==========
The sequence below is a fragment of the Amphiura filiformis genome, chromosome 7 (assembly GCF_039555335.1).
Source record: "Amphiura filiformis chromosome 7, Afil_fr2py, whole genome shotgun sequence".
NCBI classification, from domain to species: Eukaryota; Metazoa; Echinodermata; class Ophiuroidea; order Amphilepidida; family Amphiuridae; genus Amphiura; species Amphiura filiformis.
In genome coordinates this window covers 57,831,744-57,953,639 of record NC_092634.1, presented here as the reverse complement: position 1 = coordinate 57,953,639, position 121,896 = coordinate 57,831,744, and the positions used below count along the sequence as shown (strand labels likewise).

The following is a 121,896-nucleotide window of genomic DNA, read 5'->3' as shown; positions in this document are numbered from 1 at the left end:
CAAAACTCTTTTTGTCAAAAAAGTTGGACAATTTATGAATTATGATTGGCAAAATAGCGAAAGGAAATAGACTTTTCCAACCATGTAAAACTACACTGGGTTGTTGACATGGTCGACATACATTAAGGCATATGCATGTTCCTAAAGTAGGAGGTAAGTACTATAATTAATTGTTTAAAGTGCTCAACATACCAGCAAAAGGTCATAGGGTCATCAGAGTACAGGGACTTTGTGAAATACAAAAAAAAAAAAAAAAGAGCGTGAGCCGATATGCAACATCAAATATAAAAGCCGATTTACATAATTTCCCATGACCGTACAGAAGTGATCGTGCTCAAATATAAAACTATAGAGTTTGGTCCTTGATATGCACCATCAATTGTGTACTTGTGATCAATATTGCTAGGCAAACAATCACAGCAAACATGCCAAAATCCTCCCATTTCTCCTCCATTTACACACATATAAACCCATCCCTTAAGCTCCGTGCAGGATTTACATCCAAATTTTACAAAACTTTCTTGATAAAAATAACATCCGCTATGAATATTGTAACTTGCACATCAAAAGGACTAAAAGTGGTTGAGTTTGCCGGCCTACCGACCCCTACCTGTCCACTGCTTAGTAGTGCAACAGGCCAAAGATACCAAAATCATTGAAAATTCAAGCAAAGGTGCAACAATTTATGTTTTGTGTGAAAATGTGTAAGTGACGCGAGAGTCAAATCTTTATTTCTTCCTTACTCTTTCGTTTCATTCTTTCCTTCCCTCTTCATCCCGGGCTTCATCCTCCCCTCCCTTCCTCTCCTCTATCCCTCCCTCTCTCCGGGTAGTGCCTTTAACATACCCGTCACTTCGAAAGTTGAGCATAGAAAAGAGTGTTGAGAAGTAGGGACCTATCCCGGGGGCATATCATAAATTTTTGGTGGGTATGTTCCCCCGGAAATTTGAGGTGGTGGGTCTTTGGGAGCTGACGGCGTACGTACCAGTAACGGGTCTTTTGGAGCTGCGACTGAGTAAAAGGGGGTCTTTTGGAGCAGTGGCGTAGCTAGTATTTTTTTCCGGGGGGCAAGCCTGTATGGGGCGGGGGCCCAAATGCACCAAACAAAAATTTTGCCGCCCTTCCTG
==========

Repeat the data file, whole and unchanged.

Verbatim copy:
The sequence below is a fragment of the Amphiura filiformis genome, chromosome 7 (assembly GCF_039555335.1).
Source record: "Amphiura filiformis chromosome 7, Afil_fr2py, whole genome shotgun sequence".
NCBI classification, from domain to species: Eukaryota; Metazoa; Echinodermata; class Ophiuroidea; order Amphilepidida; family Amphiuridae; genus Amphiura; species Amphiura filiformis.
In genome coordinates this window covers 57,831,744-57,953,639 of record NC_092634.1, presented here as the reverse complement: position 1 = coordinate 57,953,639, position 121,896 = coordinate 57,831,744, and the positions used below count along the sequence as shown (strand labels likewise).

The following is a 121,896-nucleotide window of genomic DNA, read 5'->3' as shown; positions in this document are numbered from 1 at the left end:
CAAAACTCTTTTTGTCAAAAAAGTTGGACAATTTATGAATTATGATTGGCAAAATAGCGAAAGGAAATAGACTTTTCCAACCATGTAAAACTACACTGGGTTGTTGACATGGTCGACATACATTAAGGCATATGCATGTTCCTAAAGTAGGAGGTAAGTACTATAATTAATTGTTTAAAGTGCTCAACATACCAGCAAAAGGTCATAGGGTCATCAGAGTACAGGGACTTTGTGAAATACAAAAAAAAAAAAAAAAGAGCGTGAGCCGATATGCAACATCAAATATAAAAGCCGATTTACATAATTTCCCATGACCGTACAGAAGTGATCGTGCTCAAATATAAAACTATAGAGTTTGGTCCTTGATATGCACCATCAATTGTGTACTTGTGATCAATATTGCTAGGCAAACAATCACAGCAAACATGCCAAAATCCTCCCATTTCTCCTCCATTTACACACATATAAACCCATCCCTTAAGCTCCGTGCAGGATTTACATCCAAATTTTACAAAACTTTCTTGATAAAAATAACATCCGCTATGAATATTGTAACTTGCACATCAAAAGGACTAAAAGTGGTTGAGTTTGCCGGCCTACCGACCCCTACCTGTCCACTGCTTAGTAGTGCAACAGGCCAAAGATACCAAAATCATTGAAAATTCAAGCAAAGGTGCAACAATTTATGTTTTGTGTGAAAATGTGTAAGTGACGCGAGAGTCAAATCTTTATTTCTTCCTTACTCTTTCGTTTCATTCTTTCCTTCCCTCTTCATCCCGGGCTTCATCCTCCCCTCCCTTCCTCTCCTCTATCCCTCCCTCTCTCCGGGTAGTGCCTTTAACATACCCGTCACTTCGAAAGTTGAGCATAGAAAAGAGTGTTGAGAAGTAGGGACCTATCCCGGGGGCATATCATAAATTTTTGGTGGGTATGTTCCCCCGGAAATTTGAGGTGGTGGGTCTTTGGGAGCTGACGGCGTACGTACCAGTAACGGGTCTTTTGGAGCTGCGACTGAGTAAAAGGGGGTCTTTTGGAGCAGTGGCGTAGCTAGTATTTTTTTCCGGGGGGCAAGCCTGTATGGGGCGGGGGCCCAAATGCACCAAACAAAAATTTTGCCGCCCTTCCTG